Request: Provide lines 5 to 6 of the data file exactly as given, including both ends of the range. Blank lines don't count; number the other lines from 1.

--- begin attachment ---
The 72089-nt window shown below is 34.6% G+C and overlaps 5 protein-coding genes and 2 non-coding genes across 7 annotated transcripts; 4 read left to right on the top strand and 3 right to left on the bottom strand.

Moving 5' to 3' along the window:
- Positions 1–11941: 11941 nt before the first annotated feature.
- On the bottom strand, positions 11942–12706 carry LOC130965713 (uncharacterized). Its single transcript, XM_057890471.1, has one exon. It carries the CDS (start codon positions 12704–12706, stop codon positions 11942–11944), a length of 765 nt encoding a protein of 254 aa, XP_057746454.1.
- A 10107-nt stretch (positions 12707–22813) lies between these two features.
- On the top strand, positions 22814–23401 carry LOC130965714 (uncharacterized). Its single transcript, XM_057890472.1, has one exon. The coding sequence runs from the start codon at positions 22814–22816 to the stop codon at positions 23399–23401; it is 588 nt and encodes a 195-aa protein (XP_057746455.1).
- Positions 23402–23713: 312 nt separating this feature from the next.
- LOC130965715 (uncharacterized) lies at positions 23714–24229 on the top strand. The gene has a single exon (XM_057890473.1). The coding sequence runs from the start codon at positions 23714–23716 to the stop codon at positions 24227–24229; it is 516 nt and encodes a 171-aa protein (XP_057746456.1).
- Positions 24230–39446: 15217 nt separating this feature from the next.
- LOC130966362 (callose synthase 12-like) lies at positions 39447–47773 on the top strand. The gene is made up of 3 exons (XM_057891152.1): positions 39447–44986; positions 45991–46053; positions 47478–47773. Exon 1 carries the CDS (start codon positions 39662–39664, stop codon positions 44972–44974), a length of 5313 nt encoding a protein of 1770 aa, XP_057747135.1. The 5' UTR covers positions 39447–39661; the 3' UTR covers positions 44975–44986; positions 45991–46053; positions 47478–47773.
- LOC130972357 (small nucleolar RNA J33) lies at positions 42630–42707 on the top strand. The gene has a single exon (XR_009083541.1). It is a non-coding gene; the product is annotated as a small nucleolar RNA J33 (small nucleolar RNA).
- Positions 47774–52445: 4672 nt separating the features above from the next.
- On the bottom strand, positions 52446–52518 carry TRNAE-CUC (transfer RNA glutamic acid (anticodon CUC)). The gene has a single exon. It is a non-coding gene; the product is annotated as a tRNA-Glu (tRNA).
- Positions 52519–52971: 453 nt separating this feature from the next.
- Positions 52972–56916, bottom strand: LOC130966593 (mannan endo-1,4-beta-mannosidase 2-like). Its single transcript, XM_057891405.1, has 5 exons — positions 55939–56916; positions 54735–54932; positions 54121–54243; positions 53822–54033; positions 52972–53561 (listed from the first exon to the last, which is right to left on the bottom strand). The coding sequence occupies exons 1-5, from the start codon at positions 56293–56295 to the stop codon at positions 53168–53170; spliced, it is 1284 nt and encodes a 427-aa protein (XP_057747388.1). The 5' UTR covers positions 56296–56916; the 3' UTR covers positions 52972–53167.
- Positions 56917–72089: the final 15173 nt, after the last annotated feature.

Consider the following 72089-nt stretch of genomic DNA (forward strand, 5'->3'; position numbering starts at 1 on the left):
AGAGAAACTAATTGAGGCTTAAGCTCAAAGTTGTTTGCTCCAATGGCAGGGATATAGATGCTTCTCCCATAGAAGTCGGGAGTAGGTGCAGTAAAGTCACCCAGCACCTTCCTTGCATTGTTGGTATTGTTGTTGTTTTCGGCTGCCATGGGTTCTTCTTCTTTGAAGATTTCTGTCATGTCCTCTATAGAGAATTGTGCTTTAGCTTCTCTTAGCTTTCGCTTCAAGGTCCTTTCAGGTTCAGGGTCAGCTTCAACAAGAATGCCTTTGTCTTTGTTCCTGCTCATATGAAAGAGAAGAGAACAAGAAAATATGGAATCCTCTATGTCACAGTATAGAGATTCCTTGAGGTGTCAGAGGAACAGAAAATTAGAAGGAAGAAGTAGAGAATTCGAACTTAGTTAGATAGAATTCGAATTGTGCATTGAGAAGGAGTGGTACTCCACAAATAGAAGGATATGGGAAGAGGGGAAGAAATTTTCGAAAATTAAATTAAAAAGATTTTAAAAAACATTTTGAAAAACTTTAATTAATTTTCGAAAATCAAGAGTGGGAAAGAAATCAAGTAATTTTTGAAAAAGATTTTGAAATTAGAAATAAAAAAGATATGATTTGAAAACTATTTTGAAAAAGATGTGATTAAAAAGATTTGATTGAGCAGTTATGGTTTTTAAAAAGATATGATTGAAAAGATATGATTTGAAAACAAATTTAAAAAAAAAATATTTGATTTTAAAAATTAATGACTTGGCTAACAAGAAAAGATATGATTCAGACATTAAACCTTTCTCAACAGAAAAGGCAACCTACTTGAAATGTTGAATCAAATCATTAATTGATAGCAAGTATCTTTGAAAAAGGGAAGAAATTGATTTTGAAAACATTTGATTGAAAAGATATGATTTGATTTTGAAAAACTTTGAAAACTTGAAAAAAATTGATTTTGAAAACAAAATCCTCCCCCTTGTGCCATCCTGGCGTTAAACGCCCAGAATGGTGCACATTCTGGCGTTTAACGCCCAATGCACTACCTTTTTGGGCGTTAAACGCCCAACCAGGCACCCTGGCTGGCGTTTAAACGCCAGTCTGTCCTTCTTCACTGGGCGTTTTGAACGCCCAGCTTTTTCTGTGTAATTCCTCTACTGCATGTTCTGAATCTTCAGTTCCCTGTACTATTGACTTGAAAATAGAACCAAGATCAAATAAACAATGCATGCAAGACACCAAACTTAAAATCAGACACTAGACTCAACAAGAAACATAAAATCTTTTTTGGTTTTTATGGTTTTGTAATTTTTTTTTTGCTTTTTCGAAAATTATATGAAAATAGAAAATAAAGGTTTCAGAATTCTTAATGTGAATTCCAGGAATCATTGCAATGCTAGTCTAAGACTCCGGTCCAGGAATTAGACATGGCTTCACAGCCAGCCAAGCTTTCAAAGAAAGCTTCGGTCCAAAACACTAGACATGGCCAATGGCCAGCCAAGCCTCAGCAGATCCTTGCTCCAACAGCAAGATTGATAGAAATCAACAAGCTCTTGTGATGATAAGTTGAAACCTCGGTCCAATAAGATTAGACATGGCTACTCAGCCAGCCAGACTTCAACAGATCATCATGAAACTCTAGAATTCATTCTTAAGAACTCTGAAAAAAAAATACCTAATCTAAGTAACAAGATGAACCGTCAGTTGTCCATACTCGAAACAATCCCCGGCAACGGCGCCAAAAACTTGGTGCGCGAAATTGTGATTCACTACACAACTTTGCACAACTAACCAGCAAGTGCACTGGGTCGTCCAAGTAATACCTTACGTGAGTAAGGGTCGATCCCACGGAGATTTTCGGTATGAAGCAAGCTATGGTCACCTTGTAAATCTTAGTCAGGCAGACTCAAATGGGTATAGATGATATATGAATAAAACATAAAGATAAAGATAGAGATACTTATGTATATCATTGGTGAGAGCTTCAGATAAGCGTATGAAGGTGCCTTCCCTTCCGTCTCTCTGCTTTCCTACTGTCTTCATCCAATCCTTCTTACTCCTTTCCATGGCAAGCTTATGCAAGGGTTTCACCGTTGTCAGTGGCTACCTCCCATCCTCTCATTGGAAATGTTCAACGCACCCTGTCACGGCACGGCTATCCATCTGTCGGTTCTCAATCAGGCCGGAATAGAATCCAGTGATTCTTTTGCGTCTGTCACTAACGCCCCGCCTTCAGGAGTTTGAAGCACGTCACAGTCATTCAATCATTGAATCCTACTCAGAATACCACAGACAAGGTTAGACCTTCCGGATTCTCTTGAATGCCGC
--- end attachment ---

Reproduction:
- A 10107-nt stretch (positions 12707–22813) lies between these two features.
- On the top strand, positions 22814–23401 carry LOC130965714 (uncharacterized). Its single transcript, XM_057890472.1, has one exon. The coding sequence runs from the start codon at positions 22814–22816 to the stop codon at positions 23399–23401; it is 588 nt and encodes a 195-aa protein (XP_057746455.1).